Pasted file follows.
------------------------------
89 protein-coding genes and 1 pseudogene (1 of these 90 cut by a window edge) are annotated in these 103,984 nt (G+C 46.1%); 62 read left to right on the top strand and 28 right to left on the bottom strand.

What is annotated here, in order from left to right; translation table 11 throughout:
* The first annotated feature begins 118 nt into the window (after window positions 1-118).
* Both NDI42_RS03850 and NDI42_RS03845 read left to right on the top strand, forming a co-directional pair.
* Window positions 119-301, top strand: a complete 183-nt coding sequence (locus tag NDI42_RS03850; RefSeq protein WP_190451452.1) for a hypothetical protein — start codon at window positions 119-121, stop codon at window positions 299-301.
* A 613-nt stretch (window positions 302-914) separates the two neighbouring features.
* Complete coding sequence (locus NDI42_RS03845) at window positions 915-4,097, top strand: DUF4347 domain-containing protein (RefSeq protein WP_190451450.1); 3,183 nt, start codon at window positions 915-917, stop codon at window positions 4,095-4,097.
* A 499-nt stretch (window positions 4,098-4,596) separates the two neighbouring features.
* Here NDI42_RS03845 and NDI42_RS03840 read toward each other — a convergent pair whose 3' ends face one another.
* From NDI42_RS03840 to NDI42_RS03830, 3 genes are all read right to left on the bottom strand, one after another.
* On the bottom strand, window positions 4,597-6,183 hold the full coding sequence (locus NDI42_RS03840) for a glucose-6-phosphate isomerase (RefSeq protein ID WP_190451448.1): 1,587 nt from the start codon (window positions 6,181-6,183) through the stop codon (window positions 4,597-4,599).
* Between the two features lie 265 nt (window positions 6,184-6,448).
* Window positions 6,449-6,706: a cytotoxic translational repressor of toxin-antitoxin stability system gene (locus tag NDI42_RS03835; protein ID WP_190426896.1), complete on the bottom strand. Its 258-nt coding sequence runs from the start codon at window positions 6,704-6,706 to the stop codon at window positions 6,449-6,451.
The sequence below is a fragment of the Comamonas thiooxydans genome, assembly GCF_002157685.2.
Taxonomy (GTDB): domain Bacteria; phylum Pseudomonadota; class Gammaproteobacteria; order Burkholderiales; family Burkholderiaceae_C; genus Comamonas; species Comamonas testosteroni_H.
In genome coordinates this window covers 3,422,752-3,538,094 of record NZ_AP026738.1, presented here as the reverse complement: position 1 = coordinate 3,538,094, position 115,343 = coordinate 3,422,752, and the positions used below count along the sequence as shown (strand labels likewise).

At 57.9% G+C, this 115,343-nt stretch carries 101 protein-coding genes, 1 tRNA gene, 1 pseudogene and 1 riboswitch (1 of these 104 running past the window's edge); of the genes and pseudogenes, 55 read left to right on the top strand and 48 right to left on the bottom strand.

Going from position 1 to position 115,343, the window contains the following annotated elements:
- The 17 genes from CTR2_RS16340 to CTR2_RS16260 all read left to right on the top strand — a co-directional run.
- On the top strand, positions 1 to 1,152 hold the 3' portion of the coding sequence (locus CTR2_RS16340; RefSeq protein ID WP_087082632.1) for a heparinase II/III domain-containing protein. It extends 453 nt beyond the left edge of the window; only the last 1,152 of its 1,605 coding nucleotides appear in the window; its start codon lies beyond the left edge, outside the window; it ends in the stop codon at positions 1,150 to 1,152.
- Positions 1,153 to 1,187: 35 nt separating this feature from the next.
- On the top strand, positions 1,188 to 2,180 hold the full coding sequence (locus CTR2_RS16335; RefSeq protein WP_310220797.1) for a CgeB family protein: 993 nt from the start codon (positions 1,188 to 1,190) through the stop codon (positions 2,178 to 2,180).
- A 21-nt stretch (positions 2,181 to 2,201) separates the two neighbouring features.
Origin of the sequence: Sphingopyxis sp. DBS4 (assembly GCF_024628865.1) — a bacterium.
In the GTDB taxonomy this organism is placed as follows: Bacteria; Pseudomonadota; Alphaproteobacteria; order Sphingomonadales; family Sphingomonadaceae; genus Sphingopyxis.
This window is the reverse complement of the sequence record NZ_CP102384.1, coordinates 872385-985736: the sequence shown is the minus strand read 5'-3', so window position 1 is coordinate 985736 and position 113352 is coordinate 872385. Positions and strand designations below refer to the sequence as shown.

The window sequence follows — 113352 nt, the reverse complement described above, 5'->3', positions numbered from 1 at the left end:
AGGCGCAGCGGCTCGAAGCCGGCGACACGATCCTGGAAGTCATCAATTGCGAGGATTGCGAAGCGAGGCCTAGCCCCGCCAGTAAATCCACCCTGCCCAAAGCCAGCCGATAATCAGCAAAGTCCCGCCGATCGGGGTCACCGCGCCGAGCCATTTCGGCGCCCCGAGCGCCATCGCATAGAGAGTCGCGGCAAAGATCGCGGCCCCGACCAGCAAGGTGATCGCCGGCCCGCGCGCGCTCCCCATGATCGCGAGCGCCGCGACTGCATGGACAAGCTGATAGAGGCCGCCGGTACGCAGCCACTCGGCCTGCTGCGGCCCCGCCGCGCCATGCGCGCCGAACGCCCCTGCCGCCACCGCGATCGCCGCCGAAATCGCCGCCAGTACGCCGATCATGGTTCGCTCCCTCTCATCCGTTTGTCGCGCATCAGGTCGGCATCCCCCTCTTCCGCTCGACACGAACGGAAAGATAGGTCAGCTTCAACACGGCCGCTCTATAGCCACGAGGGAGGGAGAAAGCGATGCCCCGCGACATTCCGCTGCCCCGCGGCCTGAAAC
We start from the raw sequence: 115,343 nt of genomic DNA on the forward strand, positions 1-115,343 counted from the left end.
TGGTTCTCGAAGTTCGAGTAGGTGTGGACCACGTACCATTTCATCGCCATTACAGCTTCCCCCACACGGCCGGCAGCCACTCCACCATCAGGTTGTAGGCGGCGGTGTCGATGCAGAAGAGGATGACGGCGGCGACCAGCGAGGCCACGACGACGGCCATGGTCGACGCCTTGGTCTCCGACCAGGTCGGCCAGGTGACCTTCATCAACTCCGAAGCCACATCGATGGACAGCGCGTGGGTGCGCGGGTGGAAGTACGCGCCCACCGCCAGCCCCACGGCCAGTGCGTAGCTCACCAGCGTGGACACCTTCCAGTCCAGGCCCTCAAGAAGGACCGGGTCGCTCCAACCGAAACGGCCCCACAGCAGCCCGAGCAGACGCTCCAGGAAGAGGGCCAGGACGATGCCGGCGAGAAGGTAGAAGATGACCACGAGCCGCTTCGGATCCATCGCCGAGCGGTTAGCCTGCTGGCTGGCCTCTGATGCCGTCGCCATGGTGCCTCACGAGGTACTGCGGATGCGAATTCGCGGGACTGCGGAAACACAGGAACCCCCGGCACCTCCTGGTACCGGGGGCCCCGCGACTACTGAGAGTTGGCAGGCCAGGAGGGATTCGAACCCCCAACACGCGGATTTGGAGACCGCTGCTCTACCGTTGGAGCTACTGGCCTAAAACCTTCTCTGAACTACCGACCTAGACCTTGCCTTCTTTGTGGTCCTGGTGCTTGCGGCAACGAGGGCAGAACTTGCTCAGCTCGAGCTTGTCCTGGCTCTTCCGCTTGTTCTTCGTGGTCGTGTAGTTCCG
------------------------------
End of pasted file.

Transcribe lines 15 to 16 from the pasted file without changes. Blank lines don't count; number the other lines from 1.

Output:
Taxonomy (GTDB): domain Bacteria; phylum Pseudomonadota; class Gammaproteobacteria; order Burkholderiales; family Burkholderiaceae_C; genus Comamonas; species Comamonas testosteroni_H.
In genome coordinates this window covers 3,422,752-3,538,094 of record NZ_AP026738.1, presented here as the reverse complement: position 1 = coordinate 3,538,094, position 115,343 = coordinate 3,422,752, and the positions used below count along the sequence as shown (strand labels likewise).